Something lifted me from my comfy seat and I started dancing slowly around the fire. A drum was beating softly in my head and I began to feel a presence dancing with me. I actually looked around because I thought someone had joined me, but no one was visible.

I felt supported and uplifted; my steps became lighter. An energy was shimmering with me, then through me, and then up and out of me into the starry sky. I had been feeling such agony about my mom and I immediately knew it was a layer of that pain being alchemized.

I was instantly filled with gratitude toward my mom, a wave of fresh, warm light filling my body, cell by cell. I could see crystal-clearly how the anxiety and powerlessness of my childhood had pointed me in the direction to discover the serenity I have now.

I laid down on the ground and my heart felt different in my body, like it was finally beating its natural rhythm.

What about you?

In what moments have you felt the magic of forgiveness?

Where have you witnessed the release of your suffering? 

When have lingering pieces of your relationship with a parent been alchemized? 

When have you experienced such grace breaking generational cycles?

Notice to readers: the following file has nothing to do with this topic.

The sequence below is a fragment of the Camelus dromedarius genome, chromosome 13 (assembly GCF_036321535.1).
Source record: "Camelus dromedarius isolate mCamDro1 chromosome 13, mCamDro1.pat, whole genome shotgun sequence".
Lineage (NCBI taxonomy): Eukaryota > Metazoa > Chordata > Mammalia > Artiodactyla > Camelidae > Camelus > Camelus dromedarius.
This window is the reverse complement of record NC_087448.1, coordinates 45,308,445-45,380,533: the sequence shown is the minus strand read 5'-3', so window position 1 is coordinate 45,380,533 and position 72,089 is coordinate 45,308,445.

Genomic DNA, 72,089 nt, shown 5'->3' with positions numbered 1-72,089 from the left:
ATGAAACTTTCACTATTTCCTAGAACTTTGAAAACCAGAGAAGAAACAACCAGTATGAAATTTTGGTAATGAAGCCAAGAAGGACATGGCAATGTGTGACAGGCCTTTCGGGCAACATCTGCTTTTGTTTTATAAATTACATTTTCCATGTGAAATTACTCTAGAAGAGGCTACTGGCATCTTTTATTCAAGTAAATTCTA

Forgiveness Is an Ongoing Process 

My experience of forgiving my mom over these 20 years looks like a clump of tangled wool. I pull back some fibers and then I come to a knot. I hear a mother threatening her child or am reminded of being humiliated at my graduation, and I feel lost and powerless again. I twist it gently between my fingers, move it through my body, open my heart, write, dance, talk it through and something releases – anger, fear, shame, confusion – and I go forward for a while, more untangling.

In the spiral of your life path, you will repeatedly encounter people and situations that reignite the parenting pattern you’re breaking. It will offer you another serving of your bitterness or grief and invite you to take it to your mountaintop, altar or quiet place within to explore anew, feel what needs to be felt and allow the release of whatever is ready to be released, the next little bit.


You forgive and continue forgiving.

Forgiveness isn't for the other person. You already know that. It's for you as you evolve as a human, as your heart expands to include everyone, and as you grow ever closer to the Light.

I’ll leave you with words from Clarissa Pinkola Estes:

“Heal the wounds completely, to the very best of your ability, and let go of the rest. You have suffered long enough. To be an elder is to be able to speak of the wounds, and to have let them go. Not sit in them reliving them but let them go.

Let go of everything that has hurt you. Say, I understand; it was for my learning. Or I don’t understand and I’ll never understand it but I know that I learnt something from it and now I let it go. The prayer is to let go so one can be a competent elder for the ones who come after us, without dragging the detritus with us, to make it as clean and clear and beautiful as possible…”

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Photo by Raimond Klavins on Unsplash